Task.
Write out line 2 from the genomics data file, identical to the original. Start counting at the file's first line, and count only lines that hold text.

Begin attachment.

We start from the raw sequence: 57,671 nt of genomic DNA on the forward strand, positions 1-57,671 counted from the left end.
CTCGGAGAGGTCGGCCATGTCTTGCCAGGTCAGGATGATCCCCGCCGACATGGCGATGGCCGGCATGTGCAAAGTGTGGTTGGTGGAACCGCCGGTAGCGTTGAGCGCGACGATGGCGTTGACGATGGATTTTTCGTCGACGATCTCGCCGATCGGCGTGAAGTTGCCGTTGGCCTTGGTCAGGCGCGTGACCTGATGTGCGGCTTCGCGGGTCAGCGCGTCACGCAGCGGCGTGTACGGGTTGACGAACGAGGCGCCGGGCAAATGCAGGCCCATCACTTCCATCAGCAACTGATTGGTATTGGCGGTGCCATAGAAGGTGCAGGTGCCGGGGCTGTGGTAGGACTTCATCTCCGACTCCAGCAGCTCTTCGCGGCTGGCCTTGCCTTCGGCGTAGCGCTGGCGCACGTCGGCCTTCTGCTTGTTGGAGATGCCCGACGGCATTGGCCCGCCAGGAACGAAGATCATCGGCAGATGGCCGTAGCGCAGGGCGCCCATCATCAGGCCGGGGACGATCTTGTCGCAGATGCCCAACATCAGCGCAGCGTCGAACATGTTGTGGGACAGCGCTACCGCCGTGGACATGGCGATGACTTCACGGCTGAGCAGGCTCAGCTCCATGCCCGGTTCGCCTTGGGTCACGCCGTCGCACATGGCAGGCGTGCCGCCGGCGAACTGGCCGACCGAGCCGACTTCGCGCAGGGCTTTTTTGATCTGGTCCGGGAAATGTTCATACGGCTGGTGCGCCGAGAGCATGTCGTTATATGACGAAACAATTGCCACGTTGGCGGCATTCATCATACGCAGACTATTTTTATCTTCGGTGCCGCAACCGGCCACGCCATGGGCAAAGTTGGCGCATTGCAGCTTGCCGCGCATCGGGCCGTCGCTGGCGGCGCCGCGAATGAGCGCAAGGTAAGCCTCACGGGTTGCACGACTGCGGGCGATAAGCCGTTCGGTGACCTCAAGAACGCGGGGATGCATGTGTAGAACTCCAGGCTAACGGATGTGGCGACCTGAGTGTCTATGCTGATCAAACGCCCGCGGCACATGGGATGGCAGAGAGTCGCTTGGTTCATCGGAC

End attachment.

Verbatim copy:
CTCGGAGAGGTCGGCCATGTCTTGCCAGGTCAGGATGATCCCCGCCGACATGGCGATGGCCGGCATGTGCAAAGTGTGGTTGGTGGAACCGCCGGTAGCGTTGAGCGCGACGATGGCGTTGACGATGGATTTTTCGTCGACGATCTCGCCGATCGGCGTGAAGTTGCCGTTGGCCTTGGTCAGGCGCGTGACCTGATGTGCGGCTTCGCGGGTCAGCGCGTCACGCAGCGGCGTGTACGGGTTGACGAACGAGGCGCCGGGCAAATGCAGGCCCATCACTTCCATCAGCAACTGATTGGTATTGGCGGTGCCATAGAAGGTGCAGGTGCCGGGGCTGTGGTAGGACTTCATCTCCGACTCCAGCAGCTCTTCGCGGCTGGCCTTGCCTTCGGCGTAGCGCTGGCGCACGTCGGCCTTCTGCTTGTTGGAGATGCCCGACGGCATTGGCCCGCCAGGAACGAAGATCATCGGCAGATGGCCGTAGCGCAGGGCGCCCATCATCAGGCCGGGGACGATCTTGTCGCAGATGCCCAACATCAGCGCAGCGTCGAACATGTTGTGGGACAGCGCTACCGCCGTGGACATGGCGATGACTTCACGGCTGAGCAGGCTCAGCTCCATGCCCGGTTCGCCTTGGGTCACGCCGTCGCACATGGCAGGCGTGCCGCCGGCGAACTGGCCGACCGAGCCGACTTCGCGCAGGGCTTTTTTGATCTGGTCCGGGAAATGTTCATACGGCTGGTGCGCCGAGAGCATGTCGTTATATGACGAAACAATTGCCACGTTGGCGGCATTCATCATACGCAGACTATTTTTATCTTCGGTGCCGCAACCGGCCACGCCATGGGCAAAGTTGGCGCATTGCAGCTTGCCGCGCATCGGGCCGTCGCTGGCGGCGCCGCGAATGAGCGCAAGGTAAGCCTCACGGGTTGCACGACTGCGGGCGATAAGCCGTTCGGTGACCTCAAGAACGCGGGGATGCATGTGTAGAACTCCAGGCTAACGGATGTGGCGACCTGAGTGTCTATGCTGATCAAACGCCCGCGGCACATGGGATGGCAGAGAGTCGCTTGGTTCATCGGAC